"Dear John" star Channing Tatum is set to follow in the footsteps of Leonardo DiCaprio ("The Basketball Diaries"), Heath Ledger ("Candy"), Jared Leto ("Requiem For a Dream") and Ewan McGregor ("Trainspotting") by playing a heroin addict in "What’s Left of Us," an adaptation of Richard Farrell’s novel that the author is writing for Berkeley Square Films, according to Deadline.
Based on a true story, the film will test Tatum’s dramatic acting chops, as the story finds his junkie character suffering an excruciating week in detox. Farrell has experience with the subject matter, having co-directed the 1995 HBO documentary "High On Crack Street: Lost Lives in Lowell."
It’s certainly encouraging to see Tatum challenging himself, as his recent projects have found him in full-fledged movie star mode, as opposed to say, good performance mode. I was blown away by Tatum the first time I saw him in "A Guide to Recognizing Your Saints," where he was raw and real and intense before Hollywood molded the manly man into a pretty boy fit for films like "Step Up." Since then, he’s been repeating himself over and over in films like "Fighting" and "G.I. Joe." Fortunately, he’s about to stretch himself in Kevin Macdonald’s "The Eagle of the Ninth," and this project is another step in the right direction for his career.
In other news regarding BSF, partner Paul Tamasy is co-writing an original screenplay titled "Depravity" with Boston-based crime author Dennis Lehane, whose "Mystic River," "Gone Baby Gone" and "Shutter Island" have all been adapted into successful Hollywood movies. The story follows three roommates who accidentally kill an innocent man. Sounds like "The Curve" meets "Shallow Grave," i.e. very cool.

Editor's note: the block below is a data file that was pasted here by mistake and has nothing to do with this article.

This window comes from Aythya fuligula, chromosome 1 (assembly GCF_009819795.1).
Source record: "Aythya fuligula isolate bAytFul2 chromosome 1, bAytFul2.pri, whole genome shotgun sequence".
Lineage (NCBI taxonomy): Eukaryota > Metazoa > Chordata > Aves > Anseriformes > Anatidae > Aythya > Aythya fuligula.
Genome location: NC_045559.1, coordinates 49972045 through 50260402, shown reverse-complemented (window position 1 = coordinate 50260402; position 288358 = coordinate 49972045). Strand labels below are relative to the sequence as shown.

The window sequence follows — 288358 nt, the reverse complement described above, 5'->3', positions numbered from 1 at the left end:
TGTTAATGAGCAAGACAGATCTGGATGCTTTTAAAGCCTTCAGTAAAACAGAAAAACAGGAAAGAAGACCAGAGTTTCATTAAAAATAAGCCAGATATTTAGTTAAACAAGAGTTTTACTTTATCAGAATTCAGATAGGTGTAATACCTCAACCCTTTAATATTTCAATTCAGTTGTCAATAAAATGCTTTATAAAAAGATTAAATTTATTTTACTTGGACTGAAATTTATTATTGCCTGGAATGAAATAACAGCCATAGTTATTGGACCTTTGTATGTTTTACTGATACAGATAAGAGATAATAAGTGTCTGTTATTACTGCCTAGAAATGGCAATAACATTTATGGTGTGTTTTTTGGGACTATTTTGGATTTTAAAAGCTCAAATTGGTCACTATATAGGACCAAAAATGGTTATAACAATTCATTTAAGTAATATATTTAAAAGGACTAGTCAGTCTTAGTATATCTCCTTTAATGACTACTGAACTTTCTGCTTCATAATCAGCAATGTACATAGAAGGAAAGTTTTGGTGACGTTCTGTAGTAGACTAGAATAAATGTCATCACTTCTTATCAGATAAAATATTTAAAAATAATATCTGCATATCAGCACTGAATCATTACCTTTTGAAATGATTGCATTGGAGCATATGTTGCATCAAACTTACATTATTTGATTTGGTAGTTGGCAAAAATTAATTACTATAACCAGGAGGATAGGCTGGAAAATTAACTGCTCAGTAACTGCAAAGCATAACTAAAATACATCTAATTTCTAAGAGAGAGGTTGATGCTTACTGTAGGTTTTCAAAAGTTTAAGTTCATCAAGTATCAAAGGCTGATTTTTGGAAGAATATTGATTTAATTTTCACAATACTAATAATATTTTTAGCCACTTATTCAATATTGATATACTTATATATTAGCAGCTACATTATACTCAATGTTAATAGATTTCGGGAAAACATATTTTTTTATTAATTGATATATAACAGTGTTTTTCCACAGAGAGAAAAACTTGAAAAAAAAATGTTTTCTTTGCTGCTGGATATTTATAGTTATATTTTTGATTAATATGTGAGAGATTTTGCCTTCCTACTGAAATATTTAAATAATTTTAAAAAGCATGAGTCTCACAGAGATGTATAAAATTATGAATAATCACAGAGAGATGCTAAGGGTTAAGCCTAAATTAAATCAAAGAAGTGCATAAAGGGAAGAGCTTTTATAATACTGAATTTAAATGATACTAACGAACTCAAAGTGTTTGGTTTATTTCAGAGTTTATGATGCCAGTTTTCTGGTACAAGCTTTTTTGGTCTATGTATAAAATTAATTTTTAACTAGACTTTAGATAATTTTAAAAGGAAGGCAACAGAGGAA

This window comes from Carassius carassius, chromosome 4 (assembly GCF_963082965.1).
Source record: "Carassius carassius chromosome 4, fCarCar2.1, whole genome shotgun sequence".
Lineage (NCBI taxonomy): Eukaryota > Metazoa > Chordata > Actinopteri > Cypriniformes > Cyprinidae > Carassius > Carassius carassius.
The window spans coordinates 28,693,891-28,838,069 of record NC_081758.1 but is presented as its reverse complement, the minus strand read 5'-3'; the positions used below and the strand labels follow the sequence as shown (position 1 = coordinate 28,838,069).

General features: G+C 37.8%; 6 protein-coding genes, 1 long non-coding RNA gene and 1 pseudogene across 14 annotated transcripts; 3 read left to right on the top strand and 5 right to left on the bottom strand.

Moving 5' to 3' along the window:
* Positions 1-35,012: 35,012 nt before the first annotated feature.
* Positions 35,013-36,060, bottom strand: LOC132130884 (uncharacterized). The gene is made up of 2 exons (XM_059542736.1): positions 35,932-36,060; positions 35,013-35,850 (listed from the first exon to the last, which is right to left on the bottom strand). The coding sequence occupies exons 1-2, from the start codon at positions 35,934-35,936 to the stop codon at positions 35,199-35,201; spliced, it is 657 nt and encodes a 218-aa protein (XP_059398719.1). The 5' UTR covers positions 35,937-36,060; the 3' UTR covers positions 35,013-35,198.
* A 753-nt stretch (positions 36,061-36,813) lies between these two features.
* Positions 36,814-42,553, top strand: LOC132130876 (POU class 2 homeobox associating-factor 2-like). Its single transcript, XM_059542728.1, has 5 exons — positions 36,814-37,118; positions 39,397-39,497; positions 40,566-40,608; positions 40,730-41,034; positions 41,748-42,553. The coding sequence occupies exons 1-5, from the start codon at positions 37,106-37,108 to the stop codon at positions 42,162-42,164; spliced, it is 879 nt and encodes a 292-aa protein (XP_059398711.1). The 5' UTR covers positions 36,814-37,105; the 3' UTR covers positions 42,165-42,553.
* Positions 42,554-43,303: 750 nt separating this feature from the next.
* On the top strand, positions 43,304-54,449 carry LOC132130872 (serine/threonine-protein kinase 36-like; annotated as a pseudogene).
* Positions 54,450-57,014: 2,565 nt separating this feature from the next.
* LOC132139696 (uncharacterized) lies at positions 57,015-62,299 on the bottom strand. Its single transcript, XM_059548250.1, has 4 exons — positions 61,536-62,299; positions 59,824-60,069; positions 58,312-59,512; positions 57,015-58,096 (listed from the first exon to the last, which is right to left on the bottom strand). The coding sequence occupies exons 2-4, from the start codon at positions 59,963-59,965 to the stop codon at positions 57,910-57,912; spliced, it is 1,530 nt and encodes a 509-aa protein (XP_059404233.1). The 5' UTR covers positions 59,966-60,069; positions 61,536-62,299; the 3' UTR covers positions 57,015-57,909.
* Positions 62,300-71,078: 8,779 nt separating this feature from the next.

BSF is also developing "Bullet," a family film about a 12 year-old runaway who teams up with an over-the-hill dog trainer to turn a stray greyhound into a champion racer.
WME agent Graham Taylor is packaging the trio of projects for the new producing and financing banner.
BSF’s inaugural production, board member Mark Hamill’s "Black Pearl," begins shooting in October. Based on his own Dark Horse graphic novel, Hamill’s film will be a near-documentary look at what would happen if an adrenaline-addicted vigilante dressed up as a superhero. Michael Uslan ("The Dark Knight") is exec producing.
Tamasy and writing partner Eric Johnson have already written "Joe" for Will Smith at Sony. The "Hitch"-style comedy concerns a man suffering the misfortunes of Job, and Smith is considering starring in the project once he wraps "Men in Black 3" for the studio.
Besides "Eagle of the Ninth," Tatum next appears in Steven Soderbergh’s "Knockout" and Ron Howard’s "Cheaters." He’s also set to reunite with "Saints" director Dito Montiel for the crime drama "Son of No One."